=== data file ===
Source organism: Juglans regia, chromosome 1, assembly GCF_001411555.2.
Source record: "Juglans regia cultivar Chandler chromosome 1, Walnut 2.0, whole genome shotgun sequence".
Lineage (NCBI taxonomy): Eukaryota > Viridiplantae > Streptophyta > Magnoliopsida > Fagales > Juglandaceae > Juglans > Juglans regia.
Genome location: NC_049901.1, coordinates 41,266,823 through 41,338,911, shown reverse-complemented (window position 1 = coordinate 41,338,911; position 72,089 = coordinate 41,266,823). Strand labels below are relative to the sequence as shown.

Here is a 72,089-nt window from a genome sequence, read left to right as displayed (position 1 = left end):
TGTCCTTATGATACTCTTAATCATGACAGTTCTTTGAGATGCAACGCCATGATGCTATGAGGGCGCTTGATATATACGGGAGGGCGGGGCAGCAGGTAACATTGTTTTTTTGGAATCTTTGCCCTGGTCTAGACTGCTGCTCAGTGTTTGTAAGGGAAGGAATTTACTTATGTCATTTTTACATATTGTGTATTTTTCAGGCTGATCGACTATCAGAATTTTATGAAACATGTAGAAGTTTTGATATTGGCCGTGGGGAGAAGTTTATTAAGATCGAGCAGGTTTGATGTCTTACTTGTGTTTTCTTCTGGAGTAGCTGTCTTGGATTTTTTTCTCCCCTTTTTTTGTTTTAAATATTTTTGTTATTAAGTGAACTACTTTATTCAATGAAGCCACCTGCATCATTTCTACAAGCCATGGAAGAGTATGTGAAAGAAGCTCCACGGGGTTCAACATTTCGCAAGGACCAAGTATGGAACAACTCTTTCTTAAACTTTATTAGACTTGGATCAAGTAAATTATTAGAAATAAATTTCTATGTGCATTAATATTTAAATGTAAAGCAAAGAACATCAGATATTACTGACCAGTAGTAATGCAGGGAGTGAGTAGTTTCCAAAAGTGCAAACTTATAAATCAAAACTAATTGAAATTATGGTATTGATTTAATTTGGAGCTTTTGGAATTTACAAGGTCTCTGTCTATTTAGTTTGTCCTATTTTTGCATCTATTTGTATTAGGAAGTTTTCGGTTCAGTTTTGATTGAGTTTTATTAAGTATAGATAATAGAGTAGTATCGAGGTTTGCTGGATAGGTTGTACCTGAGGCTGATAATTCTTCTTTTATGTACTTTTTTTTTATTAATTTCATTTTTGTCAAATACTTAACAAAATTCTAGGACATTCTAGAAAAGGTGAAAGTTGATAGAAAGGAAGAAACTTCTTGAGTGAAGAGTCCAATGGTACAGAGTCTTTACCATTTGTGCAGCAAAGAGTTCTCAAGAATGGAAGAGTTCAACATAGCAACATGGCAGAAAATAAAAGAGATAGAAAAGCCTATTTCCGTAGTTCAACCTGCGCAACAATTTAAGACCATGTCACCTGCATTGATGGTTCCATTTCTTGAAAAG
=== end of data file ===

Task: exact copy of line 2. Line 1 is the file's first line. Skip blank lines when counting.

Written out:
Source record: "Juglans regia cultivar Chandler chromosome 1, Walnut 2.0, whole genome shotgun sequence".